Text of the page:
In her 1987 paper on “Analyzing the structure of argumentative discourse,” Robin Cohen laid out a theory of argument understanding comprised of three core components: coherent structure, linguistic clue interpretation, and evidence relationships. As the title suggests, this post focuses on the first of those elements: argument structure.
Expecting a coherent structure minimizes the computational requirements of argument mining tasks by limiting the possible forms of input. The coherent structure theory parses arguments as a tree of related statements, with every statement providing evidence for some other statement, and one root statement serving as the core claim of the argument. The theory posits that argument structures may vary, but there are a finite number of unique structures, and those structures are discoverable. Cohen herself introduces two such structures: pre-order “where the speaker presents a claim and then states evidence” and post-order, “where the speaker consistently presents evidence and then states the claim” (Cohen 1987).
Argument structure is a particularly notable and challenging element of argument mining. Identifying argument structures are essential for evaluating the quality of an argument (Stab and Gurevych 2014), but it is a difficult task which has gone largely unexplored. A key challenge is the lack of argument delimiters; one argument may span multiple sentences and multiple premises may be contained in the one sentence. In the resulting segmentation problem, we are able to determine which information for the arguments, but not how this information is split into the different arguments (Mochales and Moens 2011).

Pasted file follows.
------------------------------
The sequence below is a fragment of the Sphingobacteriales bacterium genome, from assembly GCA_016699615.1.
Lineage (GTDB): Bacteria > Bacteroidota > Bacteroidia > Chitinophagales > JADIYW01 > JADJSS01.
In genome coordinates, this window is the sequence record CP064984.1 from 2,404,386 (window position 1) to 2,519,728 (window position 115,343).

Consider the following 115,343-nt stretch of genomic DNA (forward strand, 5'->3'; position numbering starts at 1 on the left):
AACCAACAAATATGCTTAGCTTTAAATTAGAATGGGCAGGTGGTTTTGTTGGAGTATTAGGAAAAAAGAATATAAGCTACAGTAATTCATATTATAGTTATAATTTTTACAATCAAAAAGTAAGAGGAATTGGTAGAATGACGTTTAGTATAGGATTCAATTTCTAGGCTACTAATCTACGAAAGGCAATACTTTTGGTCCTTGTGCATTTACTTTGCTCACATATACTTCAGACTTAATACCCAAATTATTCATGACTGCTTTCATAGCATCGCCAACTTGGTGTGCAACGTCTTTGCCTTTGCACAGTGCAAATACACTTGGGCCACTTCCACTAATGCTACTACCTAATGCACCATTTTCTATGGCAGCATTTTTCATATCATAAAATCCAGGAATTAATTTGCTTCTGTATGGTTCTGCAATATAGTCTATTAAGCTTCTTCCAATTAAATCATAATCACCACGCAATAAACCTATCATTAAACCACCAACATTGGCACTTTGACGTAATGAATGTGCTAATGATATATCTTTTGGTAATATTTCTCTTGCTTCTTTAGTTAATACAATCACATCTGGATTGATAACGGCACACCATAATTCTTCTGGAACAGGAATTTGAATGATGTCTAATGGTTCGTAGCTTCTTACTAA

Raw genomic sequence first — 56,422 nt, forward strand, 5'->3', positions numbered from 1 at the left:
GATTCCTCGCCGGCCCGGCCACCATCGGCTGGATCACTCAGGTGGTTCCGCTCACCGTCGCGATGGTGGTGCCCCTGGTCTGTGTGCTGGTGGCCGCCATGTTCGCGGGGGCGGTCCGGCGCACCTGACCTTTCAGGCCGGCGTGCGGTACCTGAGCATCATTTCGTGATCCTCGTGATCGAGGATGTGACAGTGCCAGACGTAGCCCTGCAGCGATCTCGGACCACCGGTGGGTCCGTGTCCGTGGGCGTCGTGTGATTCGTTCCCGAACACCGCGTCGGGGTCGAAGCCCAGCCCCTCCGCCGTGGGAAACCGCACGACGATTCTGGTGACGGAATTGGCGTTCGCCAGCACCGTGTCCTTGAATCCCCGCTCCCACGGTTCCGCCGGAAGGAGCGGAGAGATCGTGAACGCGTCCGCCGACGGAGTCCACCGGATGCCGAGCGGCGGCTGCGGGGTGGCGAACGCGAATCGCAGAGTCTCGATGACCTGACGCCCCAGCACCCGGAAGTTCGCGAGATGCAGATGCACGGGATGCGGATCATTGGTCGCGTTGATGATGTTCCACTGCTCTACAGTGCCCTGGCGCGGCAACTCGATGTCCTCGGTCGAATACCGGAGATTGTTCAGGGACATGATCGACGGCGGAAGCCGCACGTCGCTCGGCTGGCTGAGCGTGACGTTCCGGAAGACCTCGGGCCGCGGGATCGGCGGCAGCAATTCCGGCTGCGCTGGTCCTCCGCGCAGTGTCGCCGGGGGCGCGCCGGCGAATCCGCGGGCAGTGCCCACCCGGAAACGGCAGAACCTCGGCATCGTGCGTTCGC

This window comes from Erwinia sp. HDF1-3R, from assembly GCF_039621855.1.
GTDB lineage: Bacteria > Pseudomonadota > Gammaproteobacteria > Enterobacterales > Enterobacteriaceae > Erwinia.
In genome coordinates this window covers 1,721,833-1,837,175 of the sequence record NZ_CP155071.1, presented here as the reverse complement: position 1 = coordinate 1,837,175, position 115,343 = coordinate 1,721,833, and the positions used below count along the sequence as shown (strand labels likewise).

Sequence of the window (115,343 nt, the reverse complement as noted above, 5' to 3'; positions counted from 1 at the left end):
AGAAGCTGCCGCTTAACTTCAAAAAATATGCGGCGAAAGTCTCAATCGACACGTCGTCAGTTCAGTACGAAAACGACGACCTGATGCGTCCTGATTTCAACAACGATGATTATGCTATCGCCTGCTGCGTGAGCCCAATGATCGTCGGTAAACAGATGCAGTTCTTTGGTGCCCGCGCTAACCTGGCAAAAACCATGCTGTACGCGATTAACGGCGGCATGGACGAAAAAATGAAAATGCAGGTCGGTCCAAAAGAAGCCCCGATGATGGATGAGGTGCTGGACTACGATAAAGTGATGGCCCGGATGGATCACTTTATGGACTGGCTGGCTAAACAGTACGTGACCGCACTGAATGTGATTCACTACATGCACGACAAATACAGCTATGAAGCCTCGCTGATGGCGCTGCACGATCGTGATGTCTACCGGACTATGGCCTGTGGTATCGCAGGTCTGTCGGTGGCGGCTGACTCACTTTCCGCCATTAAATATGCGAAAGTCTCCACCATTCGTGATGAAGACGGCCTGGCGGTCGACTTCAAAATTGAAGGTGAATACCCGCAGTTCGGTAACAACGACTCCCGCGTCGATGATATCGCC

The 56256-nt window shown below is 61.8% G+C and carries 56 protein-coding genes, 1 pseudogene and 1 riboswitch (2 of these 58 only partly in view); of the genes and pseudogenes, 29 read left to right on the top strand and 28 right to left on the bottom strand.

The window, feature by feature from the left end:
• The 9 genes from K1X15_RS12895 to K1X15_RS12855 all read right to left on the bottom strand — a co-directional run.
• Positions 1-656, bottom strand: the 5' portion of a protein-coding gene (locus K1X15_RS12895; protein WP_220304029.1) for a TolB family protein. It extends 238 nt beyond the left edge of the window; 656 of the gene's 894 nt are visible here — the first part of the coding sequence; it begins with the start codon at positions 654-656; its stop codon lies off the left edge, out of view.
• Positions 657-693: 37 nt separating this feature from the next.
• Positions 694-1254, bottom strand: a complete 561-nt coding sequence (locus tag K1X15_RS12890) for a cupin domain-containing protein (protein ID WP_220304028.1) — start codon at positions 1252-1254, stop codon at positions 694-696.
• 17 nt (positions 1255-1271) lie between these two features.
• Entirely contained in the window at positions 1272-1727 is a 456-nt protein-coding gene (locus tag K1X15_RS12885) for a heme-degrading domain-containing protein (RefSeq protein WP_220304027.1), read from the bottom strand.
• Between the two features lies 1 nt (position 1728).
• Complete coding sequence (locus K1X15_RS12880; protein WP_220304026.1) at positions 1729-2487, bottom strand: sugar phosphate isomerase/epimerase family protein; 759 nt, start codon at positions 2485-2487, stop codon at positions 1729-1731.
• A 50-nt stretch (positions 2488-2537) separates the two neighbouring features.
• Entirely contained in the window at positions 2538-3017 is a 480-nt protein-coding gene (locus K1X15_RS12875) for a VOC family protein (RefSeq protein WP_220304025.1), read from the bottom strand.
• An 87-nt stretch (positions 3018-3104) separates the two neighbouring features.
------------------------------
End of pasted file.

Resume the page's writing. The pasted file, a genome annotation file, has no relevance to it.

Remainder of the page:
To address this challenge, Mochales and Moens have sought to expand models of argument structure, parsing texts “by means of manually derived rules that are grouped into a context-free grammar (CFG)” (Mochales and Moens 2011). Restricting their focus to the legal domain – where arguments are consistently well-formed – Mochales and Moens manually built a context-free grammar in which document has a tree-structure (T) formed by an argument (A) and a decision (D). Further rules elucidated what elements may form the argument and what elements may form the decision. By maintaining a tree-structure for identified arguments, Mochales and Moens broadened the range of possible argument structures without sacrificing too much computational complexity.
Using this approach, Mochales and Moens were able to obtain 60% accuracy when detecting argument structures, measured manually by comparing the structures given by the CFG and the structures given by human annotators. This is a notable advancement over the simple structures introduced by Cohen, but there is still more work to be done in this area. Specifically, as Mochales and Moens point out, future work includes broadening the corpora studied to include additional types of argumentation structure, developing techniques which can identify and computationally handle structures more complex than trees, and incorporating feedback from those who generate the arguments being parsed. The limitation of this model to legal texts is particularly notable, as “it is likely it will not achieve acceptable accuracy when applied to more general texts in which discourse markers are missing or even misleadingly used (e.g. student texts)” (Stab and Gurevych 2014).